On the other hand, a good flash exposure does have its place and I could not have gotten this shot without it. That's another aspect of doing this work that I truly love. There are so many technical challenges to overcome every race and I have to be sure to get variety in my photos so the series can use them in all kinds of marketing and promotion activities. And after a 17 hour day in the Indiana summer heat and humidity, 20,000 plus steps on my pedometer app and editing about 2500 photos, I want to go home satisfied that I've done a good job and captured the spirit of the events I cover.  Last Friday I did all of that and in two weeks, I get to do it all over again at Berlin Raceway in Michigan. Give me a shout, bring your camera and come to the race. You'll be glad you did. Safe travels everyone. See you at a race!

Thursday, July 14, 2016

Another Hot One in Iowa for ARCA and Indycar

Iowa ARCA winner Chase Briscoe did a nice burnout
The winners at Iowa Speedway this weekend were plenty hot after an interesting trio of races, but Mother Nature didn't punish us like she did last year as temperatures were in the 80's instead of close to 100 as they were in 2015. The heat in the ARCA race Saturday night came from Chase Briscoe who captured his second straight ARCA win in fine style. As I told him and his team in Victory Lane afterwards, now I expect the floodgates to open for many more wins. We'll see if he can make it three straight next weekend in Indy at Lucas Oil Raceway.

Iowa podium: Veach (left), winner Felix Serralles and series leader Ed Jones
After a rain shower Sunday morning which washed out the Indy Lights qualifying, the heat in its 100 lapper came from the top drivers lamenting the lack of respect from backmarkers who they felt got in the way and effected the outcome of the race. Felix Serralles passed Zack Veach on the last lap to win as a teammate of Serralles managed to find his way into leader Veach's path which cost him momentum and the win. All of the Lights podium drivers bemoaned the driving tactics of several colleagues. I know we witnessed a lot of blocking that went unchecked most of the race so I don't blame them for being irate.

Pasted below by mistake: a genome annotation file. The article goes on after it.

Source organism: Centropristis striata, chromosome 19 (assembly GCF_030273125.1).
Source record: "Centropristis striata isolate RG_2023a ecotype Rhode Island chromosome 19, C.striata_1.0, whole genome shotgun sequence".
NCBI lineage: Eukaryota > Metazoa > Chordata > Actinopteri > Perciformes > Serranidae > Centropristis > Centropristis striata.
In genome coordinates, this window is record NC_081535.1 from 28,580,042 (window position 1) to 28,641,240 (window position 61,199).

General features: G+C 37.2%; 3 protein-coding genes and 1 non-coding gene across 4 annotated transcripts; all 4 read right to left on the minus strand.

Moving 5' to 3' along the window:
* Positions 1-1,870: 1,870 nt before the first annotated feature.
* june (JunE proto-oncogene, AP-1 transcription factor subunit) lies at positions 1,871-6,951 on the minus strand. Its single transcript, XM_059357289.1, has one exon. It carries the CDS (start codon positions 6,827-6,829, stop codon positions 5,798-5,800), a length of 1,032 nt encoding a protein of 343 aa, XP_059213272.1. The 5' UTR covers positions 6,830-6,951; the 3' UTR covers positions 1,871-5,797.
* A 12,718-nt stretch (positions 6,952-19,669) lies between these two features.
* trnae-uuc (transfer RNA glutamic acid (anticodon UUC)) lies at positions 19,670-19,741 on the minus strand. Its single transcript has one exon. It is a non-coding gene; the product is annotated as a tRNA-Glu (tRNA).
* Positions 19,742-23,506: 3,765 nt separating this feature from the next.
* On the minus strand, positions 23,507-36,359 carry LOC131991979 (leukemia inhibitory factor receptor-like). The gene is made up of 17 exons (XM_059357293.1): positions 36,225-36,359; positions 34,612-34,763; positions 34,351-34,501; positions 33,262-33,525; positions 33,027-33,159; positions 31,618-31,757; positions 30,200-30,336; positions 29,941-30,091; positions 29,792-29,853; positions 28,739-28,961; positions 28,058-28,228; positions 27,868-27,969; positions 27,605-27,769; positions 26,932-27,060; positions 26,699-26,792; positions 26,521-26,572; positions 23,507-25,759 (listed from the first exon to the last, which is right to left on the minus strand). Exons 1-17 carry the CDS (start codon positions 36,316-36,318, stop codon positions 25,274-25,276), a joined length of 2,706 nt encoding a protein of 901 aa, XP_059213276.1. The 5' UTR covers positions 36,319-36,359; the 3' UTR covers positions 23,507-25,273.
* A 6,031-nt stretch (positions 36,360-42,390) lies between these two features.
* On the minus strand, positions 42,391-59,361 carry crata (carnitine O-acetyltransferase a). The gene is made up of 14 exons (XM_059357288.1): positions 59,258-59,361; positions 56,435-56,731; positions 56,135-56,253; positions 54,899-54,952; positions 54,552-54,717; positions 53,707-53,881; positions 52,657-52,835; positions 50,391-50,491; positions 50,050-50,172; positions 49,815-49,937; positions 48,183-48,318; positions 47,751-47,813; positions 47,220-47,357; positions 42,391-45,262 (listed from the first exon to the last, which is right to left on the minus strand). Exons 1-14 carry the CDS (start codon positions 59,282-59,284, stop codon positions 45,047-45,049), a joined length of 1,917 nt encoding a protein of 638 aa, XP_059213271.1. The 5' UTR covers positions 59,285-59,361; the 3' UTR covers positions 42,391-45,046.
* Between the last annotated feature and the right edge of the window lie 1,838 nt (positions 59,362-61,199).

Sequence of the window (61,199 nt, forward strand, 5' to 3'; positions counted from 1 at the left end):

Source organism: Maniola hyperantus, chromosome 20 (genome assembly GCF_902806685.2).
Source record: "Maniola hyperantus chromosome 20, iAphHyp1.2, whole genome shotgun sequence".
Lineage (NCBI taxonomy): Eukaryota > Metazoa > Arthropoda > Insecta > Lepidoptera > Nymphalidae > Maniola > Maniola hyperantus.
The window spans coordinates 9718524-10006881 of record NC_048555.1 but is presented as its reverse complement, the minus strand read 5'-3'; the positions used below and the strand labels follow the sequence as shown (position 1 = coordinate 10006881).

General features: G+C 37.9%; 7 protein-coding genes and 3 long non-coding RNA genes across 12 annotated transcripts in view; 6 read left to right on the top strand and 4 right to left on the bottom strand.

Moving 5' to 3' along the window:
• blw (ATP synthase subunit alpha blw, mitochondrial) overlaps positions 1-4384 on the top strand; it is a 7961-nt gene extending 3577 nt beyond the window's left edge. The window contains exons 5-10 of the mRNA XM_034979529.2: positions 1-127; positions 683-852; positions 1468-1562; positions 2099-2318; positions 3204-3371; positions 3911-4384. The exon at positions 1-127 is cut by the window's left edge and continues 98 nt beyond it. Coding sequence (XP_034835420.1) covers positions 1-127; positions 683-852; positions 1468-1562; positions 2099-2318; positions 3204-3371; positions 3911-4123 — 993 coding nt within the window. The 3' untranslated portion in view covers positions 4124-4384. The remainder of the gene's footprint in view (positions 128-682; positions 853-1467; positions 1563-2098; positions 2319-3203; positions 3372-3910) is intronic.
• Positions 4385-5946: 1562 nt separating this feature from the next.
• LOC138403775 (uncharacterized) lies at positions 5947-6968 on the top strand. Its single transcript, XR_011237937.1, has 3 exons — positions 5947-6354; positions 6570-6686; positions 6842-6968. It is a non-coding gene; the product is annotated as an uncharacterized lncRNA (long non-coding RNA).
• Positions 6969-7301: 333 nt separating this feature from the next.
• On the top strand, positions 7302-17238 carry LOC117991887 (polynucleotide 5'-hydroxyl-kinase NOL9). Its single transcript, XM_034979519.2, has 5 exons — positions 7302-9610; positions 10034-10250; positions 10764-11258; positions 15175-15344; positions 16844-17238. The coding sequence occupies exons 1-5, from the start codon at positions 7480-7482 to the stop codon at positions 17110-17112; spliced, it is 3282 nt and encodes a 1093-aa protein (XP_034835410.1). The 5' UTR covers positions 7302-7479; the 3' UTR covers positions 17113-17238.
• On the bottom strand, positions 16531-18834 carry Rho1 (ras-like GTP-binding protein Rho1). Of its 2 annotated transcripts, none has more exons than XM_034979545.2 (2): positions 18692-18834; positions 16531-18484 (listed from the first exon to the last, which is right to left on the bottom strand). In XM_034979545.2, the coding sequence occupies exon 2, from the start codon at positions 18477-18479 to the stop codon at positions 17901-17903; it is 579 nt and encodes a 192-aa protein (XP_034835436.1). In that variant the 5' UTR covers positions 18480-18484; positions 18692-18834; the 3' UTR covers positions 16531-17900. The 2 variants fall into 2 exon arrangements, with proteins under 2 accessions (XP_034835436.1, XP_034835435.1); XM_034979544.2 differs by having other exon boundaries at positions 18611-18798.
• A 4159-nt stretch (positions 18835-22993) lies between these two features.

Josef Newgarden is one tough cookie
The Iowa Corn 300 Indycar race on Sunday followed Indy Lights and Josef Newgarden had the hot hand throughout and dominating a win which he later described as like driving in a "video game." After Simon Pagenaud won the pole Saturday to claim the 500th pole position for Penske Racing, I would have picked Simon as the likely winner but Josef started second next to Pagenaud, jumped into the lead on Lap 1 and rarely looked back. Joey was so hot he set an Indycar record by leading 282 of 300 laps, a feat which is almost ridiculous considering how competitive the Verizon Indycar Series has become in recent years. Joey continues to be impressive driving with wrist and collarbone fractures incurred during his Texas crash a few weeks ago. He is in the championship hunt and was truly excited in Victory Lane, gushing about how good his car had been throughout the race. Shooting the race, you could see he had command of the event and could drive anywhere he wanted on the tight Iowa oval. I know my brother was excited about it as he bought a couple of bottles of Fuzzy's vodka to take back to Tucson with him. We even saw Fuzzy himself in Victory Lane, and team owner Ed Carpenter couldn't have been happier if he had won the race himself. I just hope he can keep Josef around for the future, as his stock must surely be rising in the eyes of the big team owners like Penske, Andretti and Ganassi.